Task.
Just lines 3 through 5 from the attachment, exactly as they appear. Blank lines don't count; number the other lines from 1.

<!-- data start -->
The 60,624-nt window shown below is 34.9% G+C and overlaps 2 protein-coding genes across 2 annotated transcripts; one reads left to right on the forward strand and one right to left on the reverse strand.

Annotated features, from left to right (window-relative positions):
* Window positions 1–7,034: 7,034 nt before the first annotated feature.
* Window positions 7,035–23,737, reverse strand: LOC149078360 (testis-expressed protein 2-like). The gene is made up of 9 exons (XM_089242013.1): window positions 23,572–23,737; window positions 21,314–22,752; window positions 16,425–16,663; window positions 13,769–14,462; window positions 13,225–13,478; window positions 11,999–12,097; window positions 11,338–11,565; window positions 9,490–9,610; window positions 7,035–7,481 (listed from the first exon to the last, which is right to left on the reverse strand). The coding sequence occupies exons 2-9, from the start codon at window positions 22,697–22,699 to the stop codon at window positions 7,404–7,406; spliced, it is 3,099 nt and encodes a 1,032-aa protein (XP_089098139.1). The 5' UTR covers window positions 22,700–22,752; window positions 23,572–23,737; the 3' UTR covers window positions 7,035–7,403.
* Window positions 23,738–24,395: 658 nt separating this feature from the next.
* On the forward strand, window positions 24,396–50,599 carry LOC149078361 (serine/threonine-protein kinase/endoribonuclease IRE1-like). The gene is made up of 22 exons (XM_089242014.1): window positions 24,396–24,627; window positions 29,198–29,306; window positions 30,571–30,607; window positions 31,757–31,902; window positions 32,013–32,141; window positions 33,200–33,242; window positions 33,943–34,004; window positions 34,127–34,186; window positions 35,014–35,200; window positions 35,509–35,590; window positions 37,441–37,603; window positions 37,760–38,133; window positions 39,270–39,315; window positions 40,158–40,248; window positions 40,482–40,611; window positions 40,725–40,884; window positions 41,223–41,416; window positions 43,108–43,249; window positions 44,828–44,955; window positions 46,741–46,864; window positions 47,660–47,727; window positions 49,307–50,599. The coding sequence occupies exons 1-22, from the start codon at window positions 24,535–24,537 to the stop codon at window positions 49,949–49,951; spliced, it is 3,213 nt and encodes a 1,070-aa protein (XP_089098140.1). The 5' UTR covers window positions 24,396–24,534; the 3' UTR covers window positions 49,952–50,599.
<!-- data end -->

* Window positions 1–7,034: 7,034 nt before the first annotated feature.
* Window positions 7,035–23,737, reverse strand: LOC149078360 (testis-expressed protein 2-like). The gene is made up of 9 exons (XM_089242013.1): window positions 23,572–23,737; window positions 21,314–22,752; window positions 16,425–16,663; window positions 13,769–14,462; window positions 13,225–13,478; window positions 11,999–12,097; window positions 11,338–11,565; window positions 9,490–9,610; window positions 7,035–7,481 (listed from the first exon to the last, which is right to left on the reverse strand). The coding sequence occupies exons 2-9, from the start codon at window positions 22,697–22,699 to the stop codon at window positions 7,404–7,406; spliced, it is 3,099 nt and encodes a 1,032-aa protein (XP_089098139.1). The 5' UTR covers window positions 22,700–22,752; window positions 23,572–23,737; the 3' UTR covers window positions 7,035–7,403.
* Window positions 23,738–24,395: 658 nt separating this feature from the next.